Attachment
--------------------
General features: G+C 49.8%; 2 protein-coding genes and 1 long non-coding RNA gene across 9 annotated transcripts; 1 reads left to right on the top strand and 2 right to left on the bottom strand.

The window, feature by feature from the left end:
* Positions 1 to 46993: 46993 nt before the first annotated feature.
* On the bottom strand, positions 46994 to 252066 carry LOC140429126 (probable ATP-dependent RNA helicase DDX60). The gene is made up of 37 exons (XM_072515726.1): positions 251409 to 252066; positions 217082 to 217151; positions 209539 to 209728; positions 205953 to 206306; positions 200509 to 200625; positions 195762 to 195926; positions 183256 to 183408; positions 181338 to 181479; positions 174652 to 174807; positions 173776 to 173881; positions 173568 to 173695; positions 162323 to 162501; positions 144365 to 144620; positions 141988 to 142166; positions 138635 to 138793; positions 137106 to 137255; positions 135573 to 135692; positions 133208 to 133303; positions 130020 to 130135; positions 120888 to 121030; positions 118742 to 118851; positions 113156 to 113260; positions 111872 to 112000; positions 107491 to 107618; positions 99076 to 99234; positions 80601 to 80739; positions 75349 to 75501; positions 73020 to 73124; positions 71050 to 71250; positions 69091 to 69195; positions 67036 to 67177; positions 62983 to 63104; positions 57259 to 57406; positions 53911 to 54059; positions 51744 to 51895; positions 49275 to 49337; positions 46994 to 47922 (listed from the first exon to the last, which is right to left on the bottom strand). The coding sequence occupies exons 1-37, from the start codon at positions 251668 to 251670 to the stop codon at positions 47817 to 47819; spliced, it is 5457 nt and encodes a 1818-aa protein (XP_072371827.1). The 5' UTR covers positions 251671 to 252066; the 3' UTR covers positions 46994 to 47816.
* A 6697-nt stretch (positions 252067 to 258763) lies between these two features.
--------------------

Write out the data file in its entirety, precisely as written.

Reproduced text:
General features: G+C 49.8%; 2 protein-coding genes and 1 long non-coding RNA gene across 9 annotated transcripts; 1 reads left to right on the top strand and 2 right to left on the bottom strand.

The window, feature by feature from the left end:
* Positions 1 to 46993: 46993 nt before the first annotated feature.
* On the bottom strand, positions 46994 to 252066 carry LOC140429126 (probable ATP-dependent RNA helicase DDX60). The gene is made up of 37 exons (XM_072515726.1): positions 251409 to 252066; positions 217082 to 217151; positions 209539 to 209728; positions 205953 to 206306; positions 200509 to 200625; positions 195762 to 195926; positions 183256 to 183408; positions 181338 to 181479; positions 174652 to 174807; positions 173776 to 173881; positions 173568 to 173695; positions 162323 to 162501; positions 144365 to 144620; positions 141988 to 142166; positions 138635 to 138793; positions 137106 to 137255; positions 135573 to 135692; positions 133208 to 133303; positions 130020 to 130135; positions 120888 to 121030; positions 118742 to 118851; positions 113156 to 113260; positions 111872 to 112000; positions 107491 to 107618; positions 99076 to 99234; positions 80601 to 80739; positions 75349 to 75501; positions 73020 to 73124; positions 71050 to 71250; positions 69091 to 69195; positions 67036 to 67177; positions 62983 to 63104; positions 57259 to 57406; positions 53911 to 54059; positions 51744 to 51895; positions 49275 to 49337; positions 46994 to 47922 (listed from the first exon to the last, which is right to left on the bottom strand). The coding sequence occupies exons 1-37, from the start codon at positions 251668 to 251670 to the stop codon at positions 47817 to 47819; spliced, it is 5457 nt and encodes a 1818-aa protein (XP_072371827.1). The 5' UTR covers positions 251671 to 252066; the 3' UTR covers positions 46994 to 47816.
* A 6697-nt stretch (positions 252067 to 258763) lies between these two features.